Completed in 1932 in Water Street in Liverpool, Martins Bank Building was used to secretly store England’s gold in World War II and will now be transformed into a business hub. Tony McDonough reports
One of Liverpool most magnificent office buildings is finally set to come back to life after a number of failed proposals.
Martins Bank Building in Water Street was built in 1932. The Grade II-Listed building remained as a bank for many years until the departure of Barclays in 2009. And, despite various proposals to turn it into a luxury hotel, it has remained largely empty since.
Now London-based workspace provider Kinrise will set about a multi-million pound refurbishment of the 210,000 sq ft building to create new flexible workspaces, while keeping its best features. It has also pledged to utilise the impressive former banking hall on the ground floor as public space for community events and exhibitions.
Sam Lawson Johnston, co-founder of Kinrise which has bought Martins Bank for an undisclosed sum, said: “The acquisition of the Martins Bank Building marks a significant milestone for Kinrise as we expand into our fourth city.
“Liverpool is a richly diverse and vibrant city and we have been looking for a site here for a number of years. Martins Bank Building meets all the specific requirements we look for in a building; central location, abundance of character, great natural light and volume of space – it is the perfect addition to our growing portfolio.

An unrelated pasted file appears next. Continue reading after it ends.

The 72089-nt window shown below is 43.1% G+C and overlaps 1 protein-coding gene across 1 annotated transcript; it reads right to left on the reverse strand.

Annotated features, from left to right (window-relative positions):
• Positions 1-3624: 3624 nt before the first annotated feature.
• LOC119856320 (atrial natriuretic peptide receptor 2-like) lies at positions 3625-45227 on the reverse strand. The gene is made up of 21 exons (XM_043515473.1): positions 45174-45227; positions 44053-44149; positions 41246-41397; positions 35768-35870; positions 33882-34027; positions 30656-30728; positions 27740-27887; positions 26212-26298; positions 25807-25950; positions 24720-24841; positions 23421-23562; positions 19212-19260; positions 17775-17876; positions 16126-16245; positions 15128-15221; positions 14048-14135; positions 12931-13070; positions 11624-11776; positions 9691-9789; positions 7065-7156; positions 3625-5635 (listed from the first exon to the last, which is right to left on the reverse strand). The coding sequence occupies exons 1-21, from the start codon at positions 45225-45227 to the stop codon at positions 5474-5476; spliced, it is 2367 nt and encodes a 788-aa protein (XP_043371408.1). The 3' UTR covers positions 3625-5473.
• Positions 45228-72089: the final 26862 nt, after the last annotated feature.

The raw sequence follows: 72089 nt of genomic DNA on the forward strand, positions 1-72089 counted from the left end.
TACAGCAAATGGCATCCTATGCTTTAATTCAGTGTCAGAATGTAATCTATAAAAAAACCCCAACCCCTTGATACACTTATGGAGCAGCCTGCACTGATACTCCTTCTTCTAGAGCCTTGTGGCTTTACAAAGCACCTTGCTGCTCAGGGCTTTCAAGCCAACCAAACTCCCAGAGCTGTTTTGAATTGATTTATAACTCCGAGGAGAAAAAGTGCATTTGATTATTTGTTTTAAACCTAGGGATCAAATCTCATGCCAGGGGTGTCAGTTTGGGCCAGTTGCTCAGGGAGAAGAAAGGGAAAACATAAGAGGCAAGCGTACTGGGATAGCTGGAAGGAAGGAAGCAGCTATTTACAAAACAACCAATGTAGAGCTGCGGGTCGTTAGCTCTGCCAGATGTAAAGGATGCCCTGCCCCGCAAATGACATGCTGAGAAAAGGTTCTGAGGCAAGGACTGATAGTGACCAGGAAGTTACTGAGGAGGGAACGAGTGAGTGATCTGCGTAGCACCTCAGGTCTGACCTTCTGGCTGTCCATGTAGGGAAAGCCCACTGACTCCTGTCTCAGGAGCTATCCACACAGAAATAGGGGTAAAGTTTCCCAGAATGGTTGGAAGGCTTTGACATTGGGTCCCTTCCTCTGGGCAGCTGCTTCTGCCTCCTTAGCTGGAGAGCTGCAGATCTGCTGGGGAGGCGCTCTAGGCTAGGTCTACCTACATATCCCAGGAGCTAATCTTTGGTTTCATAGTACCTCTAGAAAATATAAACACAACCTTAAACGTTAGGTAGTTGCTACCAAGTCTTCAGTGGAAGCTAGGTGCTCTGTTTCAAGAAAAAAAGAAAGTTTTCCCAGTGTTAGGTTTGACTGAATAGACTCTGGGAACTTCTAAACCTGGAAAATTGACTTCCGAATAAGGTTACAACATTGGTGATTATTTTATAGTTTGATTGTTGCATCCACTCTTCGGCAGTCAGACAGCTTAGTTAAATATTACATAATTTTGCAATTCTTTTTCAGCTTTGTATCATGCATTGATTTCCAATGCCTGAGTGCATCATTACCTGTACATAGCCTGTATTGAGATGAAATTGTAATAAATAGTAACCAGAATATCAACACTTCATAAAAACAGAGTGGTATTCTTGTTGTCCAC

“The property is our largest site to date and we are looking forward to injecting a new lease of life into the building and sharing it with the local community and businesses.”
Originally designed in 1927 as the headquarters for Martins Bank by Herbert J. Rowse, who also designed India Buildings across the road, site was later bought by Barclays in 1965, operating as their flagship Liverpool branch until 2009.
During World War II, Martins Bank performed a hugely important strategic function when its vaults were used to store the bulk of England’s gold reserves, 280 tonnes, as part of Operation Fish. It was part of an overall plan to move the country’s wealth to Canada in the event of a German invasion.
In 2018 it was announced that the building’s owners, Starwood Capital, had sold the building as part of a package of 14 properties to a French property company, Foncière des Régions.
Founded in 2015 by Sam Lawson Johnston, George Aberdeen and Harry Lawson Johnston, Kinrise creates work and cultural spaces. It currently operates sites in Manchester, Leeds and Birmingham.